1B. What if you're passed a sorted linked list instead of a sorted array? Make a binary search tree out of this now. Solution is recursive.
      2. Compute the diameter (look up the definition) of a binary tree. Solution is recursive.
      3. Architecture - design the news feed from an Android client point of view.
      4. Given a dictionary of strings -> translations, translate an input string. Translations may overlap. For ex: 1->A, 11->B, 111->C. Solution is recursive and involves preprocessing the input dict.
      5. Given a queue of jobs, their runtime, and a cool down town, return the total time to finish the jobs. Input could be: A->3,B->2,A->3,A->3 and cool down of 2 after each job. Solution is iterative (and quite simple).
      6. Print a binary tree vertically aligned, where a node, it's right child's left child, and it's left child's right child are in the same group. Solution involves passing the groupId to each child. Right child will be curNode.groupId+1 and left child is curNode.groupId-1. Append in a hashtable<int, linkedlist> keyed by groupId.  
      Answer Question

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  5. Helpful (7)  

    Data Engineer Interview

    Anonymous Employee in Menlo Park, CA (US)
    Accepted Offer
    Positive Experience
    Difficult Interview

    Application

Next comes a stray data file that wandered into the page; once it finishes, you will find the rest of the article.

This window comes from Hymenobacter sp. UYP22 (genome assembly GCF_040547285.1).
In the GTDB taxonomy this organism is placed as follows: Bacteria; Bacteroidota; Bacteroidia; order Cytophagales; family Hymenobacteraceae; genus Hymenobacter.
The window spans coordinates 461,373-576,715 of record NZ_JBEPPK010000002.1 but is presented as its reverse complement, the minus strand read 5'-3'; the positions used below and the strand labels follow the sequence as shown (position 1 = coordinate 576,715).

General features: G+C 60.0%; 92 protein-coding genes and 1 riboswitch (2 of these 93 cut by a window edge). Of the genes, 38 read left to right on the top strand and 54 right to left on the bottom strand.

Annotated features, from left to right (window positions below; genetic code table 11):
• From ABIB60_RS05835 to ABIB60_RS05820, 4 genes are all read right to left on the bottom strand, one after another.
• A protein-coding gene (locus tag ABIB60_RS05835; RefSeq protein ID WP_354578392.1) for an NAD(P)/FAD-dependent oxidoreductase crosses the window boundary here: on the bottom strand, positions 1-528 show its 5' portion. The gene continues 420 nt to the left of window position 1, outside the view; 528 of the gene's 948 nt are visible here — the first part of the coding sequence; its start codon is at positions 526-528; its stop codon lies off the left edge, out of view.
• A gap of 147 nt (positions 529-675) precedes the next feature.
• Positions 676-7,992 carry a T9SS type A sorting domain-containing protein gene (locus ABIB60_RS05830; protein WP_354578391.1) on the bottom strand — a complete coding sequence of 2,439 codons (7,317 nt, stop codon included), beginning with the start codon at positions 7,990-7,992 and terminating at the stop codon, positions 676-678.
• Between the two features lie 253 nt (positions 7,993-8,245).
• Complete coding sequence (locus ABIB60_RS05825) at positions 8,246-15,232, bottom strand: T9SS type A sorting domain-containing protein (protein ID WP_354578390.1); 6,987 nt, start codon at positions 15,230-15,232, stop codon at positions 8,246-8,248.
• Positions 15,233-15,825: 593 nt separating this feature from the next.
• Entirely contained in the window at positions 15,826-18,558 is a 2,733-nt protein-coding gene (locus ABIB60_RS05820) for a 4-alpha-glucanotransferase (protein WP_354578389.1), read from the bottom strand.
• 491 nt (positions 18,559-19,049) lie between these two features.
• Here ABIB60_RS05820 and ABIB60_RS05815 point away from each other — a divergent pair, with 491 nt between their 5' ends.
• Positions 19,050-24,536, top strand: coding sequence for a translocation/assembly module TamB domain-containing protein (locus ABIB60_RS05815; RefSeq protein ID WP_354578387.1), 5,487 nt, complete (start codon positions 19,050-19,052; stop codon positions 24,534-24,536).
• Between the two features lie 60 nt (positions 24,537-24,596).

I applied through a recruiter. I interviewed at Facebook (Menlo Park, CA (US)) in April 2017.

    Interview

    Was contacted by a recruiter on linked in. Told them I wasn't in the process of looking for a job, and hadn't prepared for interviews yet, and they told me that they would be happy to wait for me to prepare and interview me. Gave me over a month to prepare, before I did 2 45 minute phone interviews.

    Phone interview was pretty much exactly as everyone else explained. Note to readers: If you saw people who thought the interview process was easy, you also noticed that they didn't often get offers. They ask challenging questions, and expect you to explain your thought process in solving the problems. It was a challenging process, but very fair. I actually struggled quite a bit on my coding interview, but I did very well on my SQL portion, and because I communicated my thought process clearly in my coding section, they decided to move forward.

    In departure from what I have ever experienced, I got a phone call from a manager explaining the onsite interview process to me, what he was generally looking for in a candidate, and what the general process was like. It was a really cool thing, I really felt like they wanted me to succeed, and that they weren't actively rooting against me.